Women Homesteading program Oct. 9
Women homesteaders anything but ‘reluctant’ pioneers, author asserts
by Sublette County Library
September 28, 2008
The women who homesteaded in Wyoming and neighboring states were unfairly branded in history books as "reluctant pioneers," according to Marcia Hensley, a Farson author whose book on women homesteaders has just been published by High Plains Press.
Staking her Claim: Women Homesteading the West is the culmination of Hensley’s quest to "let the women speak for themselves." The Sublette County Library will sponsor a reading and discussion by the author on October 9 at 7 p.m. in the Lovatt Room.
"I generalize that (the reluctant pioneer label) is wrong," Hensley said in an interview. "If these women made the decision to homestead, they’d be excited. And if they were excited you wouldn’t call that reluctant."
Hensley said that years ago she took a course in Western history while simultaneously reading Letters of a Woman Homesteader. The discrepancy between the textbook’s assertion that women were reluctant pioneers and Elinor Pruitt Stewart’s enthusiastic account of homesteading in western Wyoming sparked her desire to tackle her subject. Having come West herself as a single woman herself, with two daughters, in the early 1980s, Hensley was able to identify with Stewart, the single woman who came West with her daughter and homesteaded in the Burnt Fork area.
"I began to wonder if there was a difference between the attitudes of single women who chose to go West and those of married women following their husbands West," Hensley said. "Stewart was appreciative of the landscape and the lifestyle rather than reluctant and unhappy as historians generalized that pioneer women were."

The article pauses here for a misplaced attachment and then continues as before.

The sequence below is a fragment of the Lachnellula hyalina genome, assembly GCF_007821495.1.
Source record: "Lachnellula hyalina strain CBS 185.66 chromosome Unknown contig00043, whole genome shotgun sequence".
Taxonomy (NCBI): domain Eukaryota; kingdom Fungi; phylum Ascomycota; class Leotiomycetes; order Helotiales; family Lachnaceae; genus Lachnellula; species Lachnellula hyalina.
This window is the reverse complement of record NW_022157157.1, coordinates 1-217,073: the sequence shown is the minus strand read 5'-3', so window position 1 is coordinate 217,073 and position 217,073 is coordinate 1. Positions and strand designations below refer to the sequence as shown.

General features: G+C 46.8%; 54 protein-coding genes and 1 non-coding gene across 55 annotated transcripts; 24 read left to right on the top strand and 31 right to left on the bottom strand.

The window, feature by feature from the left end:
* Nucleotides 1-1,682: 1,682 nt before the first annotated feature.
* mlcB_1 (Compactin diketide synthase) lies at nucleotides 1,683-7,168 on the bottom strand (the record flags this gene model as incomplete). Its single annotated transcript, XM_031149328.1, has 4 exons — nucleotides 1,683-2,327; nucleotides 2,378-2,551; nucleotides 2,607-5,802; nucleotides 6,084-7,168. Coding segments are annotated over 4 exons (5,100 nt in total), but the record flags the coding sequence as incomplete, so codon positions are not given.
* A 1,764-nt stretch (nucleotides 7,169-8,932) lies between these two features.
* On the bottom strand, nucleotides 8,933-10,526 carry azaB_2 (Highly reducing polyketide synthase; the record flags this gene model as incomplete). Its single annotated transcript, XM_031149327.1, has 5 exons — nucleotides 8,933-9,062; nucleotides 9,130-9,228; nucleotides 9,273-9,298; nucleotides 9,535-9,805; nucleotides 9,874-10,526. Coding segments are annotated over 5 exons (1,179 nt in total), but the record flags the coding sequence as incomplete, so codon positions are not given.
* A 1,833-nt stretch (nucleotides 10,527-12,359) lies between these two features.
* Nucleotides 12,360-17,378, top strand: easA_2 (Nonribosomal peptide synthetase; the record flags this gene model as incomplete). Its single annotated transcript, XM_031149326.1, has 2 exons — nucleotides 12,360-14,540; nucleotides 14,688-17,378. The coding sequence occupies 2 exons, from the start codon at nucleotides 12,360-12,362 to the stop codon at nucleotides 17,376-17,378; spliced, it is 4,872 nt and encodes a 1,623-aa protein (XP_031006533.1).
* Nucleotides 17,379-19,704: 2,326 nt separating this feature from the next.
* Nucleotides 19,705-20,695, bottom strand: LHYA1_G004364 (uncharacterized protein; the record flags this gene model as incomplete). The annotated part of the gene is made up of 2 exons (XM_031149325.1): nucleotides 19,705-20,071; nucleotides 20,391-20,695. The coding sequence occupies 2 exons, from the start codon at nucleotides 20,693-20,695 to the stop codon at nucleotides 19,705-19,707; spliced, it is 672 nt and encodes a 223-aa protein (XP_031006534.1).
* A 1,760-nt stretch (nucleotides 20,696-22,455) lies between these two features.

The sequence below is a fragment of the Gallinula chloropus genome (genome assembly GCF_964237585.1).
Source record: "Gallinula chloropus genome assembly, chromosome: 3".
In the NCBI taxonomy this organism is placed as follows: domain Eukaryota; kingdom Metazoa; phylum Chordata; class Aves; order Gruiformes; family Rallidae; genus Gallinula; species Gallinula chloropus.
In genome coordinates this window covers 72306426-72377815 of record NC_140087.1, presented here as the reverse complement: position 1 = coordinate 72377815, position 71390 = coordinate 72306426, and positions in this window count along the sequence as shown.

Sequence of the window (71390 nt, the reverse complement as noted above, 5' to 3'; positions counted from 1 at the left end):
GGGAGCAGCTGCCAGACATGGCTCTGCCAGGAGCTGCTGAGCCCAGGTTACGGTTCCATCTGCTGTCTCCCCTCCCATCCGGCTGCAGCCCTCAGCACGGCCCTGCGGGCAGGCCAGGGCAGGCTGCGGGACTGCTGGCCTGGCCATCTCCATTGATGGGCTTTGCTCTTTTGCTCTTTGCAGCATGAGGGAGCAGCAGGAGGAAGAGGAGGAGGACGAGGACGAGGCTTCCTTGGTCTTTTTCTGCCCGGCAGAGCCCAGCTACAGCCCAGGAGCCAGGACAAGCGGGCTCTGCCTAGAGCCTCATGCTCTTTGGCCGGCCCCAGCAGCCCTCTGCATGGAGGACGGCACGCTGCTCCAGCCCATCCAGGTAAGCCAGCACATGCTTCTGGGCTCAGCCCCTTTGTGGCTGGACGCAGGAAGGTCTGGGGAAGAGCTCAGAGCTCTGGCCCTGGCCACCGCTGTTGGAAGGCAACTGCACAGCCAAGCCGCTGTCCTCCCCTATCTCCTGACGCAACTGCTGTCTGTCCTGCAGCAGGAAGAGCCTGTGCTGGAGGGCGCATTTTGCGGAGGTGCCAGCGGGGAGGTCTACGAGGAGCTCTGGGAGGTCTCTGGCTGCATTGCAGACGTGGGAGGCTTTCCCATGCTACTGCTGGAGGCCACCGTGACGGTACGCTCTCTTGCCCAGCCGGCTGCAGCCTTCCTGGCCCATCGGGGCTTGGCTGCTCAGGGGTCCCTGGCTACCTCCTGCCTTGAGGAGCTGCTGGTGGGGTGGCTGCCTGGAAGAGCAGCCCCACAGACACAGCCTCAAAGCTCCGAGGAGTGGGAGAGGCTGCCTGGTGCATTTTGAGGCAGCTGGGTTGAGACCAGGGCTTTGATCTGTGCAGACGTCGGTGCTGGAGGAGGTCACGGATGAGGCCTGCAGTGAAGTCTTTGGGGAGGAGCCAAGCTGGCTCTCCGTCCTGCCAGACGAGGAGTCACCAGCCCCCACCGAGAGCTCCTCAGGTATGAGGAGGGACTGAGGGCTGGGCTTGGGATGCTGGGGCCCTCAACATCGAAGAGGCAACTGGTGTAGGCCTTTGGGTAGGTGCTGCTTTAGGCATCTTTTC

The book provides data estimating that 12 percent of homesteaders in Wyoming, Colorado, Montana, North and South Dakota and Utah in the early decades of the 20th century were single women. . Entitled by the Homestead Act, which gave any head-of-household the right to claim vacant federal land, and lured by the Back-to-the-Land movement of the early 1900s, independent women crossed the country to claim their share of the public domain.
The collection of letters, journal entries and magazine articles tells the stories of pioneer women who seized the opportunity to own land at a time when it was nearly unheard of for women to do so.
"Instead of talking about women’s rights, these frontier feminists asserted theirs by becoming landowners in the West," according to the book jacket. "These are intimate portraits of women’s adventures and hardships as they fight to win social and financial independence in a world where most women still led lives restricted by Victorian attitudes." The book is the first to anthologize what these ordinary women with extraordinary courage – including Pinedale’s own Madge McHugh Funk – wrote about their experiences.
By staking their claims single women homesteaders dared to take a chance on lives that would give them greater freedom, leading the way for other women to do the same. Their early 20th century successes in previously male-dominated roles suggested new possibilities for young women of their time and provide an early – and enduring - role model for today’s women.
Hensley noted in the interview that in recent decades, Pinedale has had its share of women pioneering in previously male-dominated fields, such as land management agencies and the energy industry.
Marcia Meredith Hensley was Associate Professor of English at Western Wyoming Community College where she founded and directed the Western American Studies program in addition to teaching composition courses and Western American Literature.
Since retiring in 1999 she has concentrated on writing and historical research. In 2004 she won the Wyoming Art’s Council’s Neltj Blanchan Memorial Award for writing inspired by nature. Her work has appeared in Crazy Woman Creek: Women Rewrite the West, Hard Ground 2001: Writing the Rockies and Writers on the Range syndicated column of High Country News. Her book reviews have appeared in Western American Literature, Western Historical Quarterly, and Annals of Wyoming.
She has served on the Wyoming Council for the Humanities Speaker’s Bureau presenting "Single Women Homesteaders: Lessons in Independence" and with husband Mike, "If Barns Could Talk: Creating Eden in Wyoming’s High Desert." On land located near the Oregon Trail and homesteaded in 1908, the Hensleys live in and use the log house, barn and outbuildings constructed by those original settlers.
Copies of Staking her Claim are available at the Cowboy Shop in Pinedale, and will also be for sale and autograph by the author at the October 9 reading.